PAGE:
<Edd[m]1> * From the perspective of the compositor, it's correct that the windows are just a list. Indeed, the compositor doesn't care about the layout's internal state.
<Edd[m]1> But the key here is that layouts should be able to define their own custom methods that manipulate the internal state, and that input events can be bound to them. So the tree layout can implement "swap nodes of the tree" methods or whatever, and the user can bind their keyboard shortcuts to these methods.
<Edd[m]1> So the end user cares about the internal data structure when defining their keyboard shortcuts, but otherwise the compositor doesn't care or gain any complexity.
<leon-p> you want a full window manager like in X
<leon-p> that is explicitly not what we are doing with external layouts in river
<ifreund> you want wayfire
<leon-p> our use case is "hey, I am a compositor, I have a few windows, please lay them out for me, thanks. I'll handle the rest, goodbye"
<leon-p> note that when writing the layour protocol I considered instead writing a window management protocol, but it is non-trivial.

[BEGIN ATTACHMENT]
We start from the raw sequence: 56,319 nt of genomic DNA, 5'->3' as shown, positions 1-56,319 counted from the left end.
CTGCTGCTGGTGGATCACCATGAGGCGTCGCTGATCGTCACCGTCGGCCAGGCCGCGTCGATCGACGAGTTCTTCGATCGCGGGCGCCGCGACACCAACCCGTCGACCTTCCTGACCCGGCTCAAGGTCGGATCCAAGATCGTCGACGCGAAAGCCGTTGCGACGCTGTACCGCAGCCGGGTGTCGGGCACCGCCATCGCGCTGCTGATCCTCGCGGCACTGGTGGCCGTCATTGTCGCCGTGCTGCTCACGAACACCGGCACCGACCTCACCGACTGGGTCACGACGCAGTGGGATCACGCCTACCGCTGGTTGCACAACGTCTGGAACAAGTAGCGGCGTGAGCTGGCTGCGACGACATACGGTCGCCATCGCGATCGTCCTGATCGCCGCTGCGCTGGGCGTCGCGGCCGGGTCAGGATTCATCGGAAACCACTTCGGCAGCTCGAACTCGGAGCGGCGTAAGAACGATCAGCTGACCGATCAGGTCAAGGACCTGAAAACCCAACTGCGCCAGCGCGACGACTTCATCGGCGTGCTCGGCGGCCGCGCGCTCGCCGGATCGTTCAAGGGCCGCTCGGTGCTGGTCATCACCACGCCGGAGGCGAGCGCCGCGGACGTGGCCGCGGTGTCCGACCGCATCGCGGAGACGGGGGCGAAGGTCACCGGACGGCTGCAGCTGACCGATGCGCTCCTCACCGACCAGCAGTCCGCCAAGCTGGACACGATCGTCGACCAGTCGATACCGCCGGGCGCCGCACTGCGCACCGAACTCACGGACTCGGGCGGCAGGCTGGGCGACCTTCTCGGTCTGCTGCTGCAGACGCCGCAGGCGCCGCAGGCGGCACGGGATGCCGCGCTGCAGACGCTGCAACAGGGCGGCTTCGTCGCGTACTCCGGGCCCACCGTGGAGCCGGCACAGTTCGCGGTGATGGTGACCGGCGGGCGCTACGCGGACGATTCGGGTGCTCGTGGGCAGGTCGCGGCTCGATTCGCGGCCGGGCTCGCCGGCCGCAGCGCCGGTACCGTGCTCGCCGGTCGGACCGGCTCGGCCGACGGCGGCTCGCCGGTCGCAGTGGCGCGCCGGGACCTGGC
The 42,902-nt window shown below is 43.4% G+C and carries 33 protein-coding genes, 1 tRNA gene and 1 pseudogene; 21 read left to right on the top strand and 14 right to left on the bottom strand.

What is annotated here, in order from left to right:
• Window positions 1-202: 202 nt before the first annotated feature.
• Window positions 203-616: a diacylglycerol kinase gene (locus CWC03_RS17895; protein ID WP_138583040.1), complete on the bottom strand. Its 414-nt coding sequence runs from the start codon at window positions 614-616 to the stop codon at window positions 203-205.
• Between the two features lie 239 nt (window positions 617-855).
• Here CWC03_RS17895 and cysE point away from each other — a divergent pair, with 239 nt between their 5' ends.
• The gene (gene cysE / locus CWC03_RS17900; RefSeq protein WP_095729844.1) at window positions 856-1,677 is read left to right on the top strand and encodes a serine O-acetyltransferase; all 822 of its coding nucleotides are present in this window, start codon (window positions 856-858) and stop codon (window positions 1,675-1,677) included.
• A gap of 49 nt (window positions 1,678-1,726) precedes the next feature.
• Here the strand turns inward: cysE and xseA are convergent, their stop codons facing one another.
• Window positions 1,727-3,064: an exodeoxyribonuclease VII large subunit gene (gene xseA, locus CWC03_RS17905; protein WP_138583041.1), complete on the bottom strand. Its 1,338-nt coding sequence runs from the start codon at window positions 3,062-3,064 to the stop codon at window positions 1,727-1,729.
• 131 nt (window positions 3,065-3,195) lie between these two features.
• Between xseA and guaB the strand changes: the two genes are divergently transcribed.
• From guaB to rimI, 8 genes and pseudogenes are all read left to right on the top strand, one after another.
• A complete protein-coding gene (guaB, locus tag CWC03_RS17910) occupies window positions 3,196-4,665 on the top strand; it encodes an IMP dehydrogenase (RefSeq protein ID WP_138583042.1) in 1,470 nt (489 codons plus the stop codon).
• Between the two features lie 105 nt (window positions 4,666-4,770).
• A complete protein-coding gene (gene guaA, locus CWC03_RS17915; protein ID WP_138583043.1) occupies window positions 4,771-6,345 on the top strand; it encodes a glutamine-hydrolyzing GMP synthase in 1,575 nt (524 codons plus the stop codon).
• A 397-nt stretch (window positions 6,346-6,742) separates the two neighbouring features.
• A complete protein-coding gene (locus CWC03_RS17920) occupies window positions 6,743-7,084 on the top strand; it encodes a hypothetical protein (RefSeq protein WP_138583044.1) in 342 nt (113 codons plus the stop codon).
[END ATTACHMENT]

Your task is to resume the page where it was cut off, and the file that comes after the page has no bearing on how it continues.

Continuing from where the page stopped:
<snakedye> I think the river-layouts is already extremely permissive as it is, the only thing that's harder to implement is manual tiling but even then you could still accomplish if you're willing to play a bit with river-options
<ifreund> yeah you can hack a lot onto it, but with increasing friction the farther you get from dynamic tiling
<leon-p> I think river-options shines with simple things. F.E. I am going to use it in my personal layout to configure the height of the first window of the non-main stack.
<Edd[m]1> Just to be clear, I'm not coming here to try and tell you how to do things, or try and expand the feature set of river beyond what you want!
<Edd[m]1> That said, I don't see why having layouts being able to define their own methods that the compositor can call by name goes against your current "I'll handle the rest" aim. As I say, the compositor itself doesn't have to care about these methods, but it gives layout implementers so much more flexibility.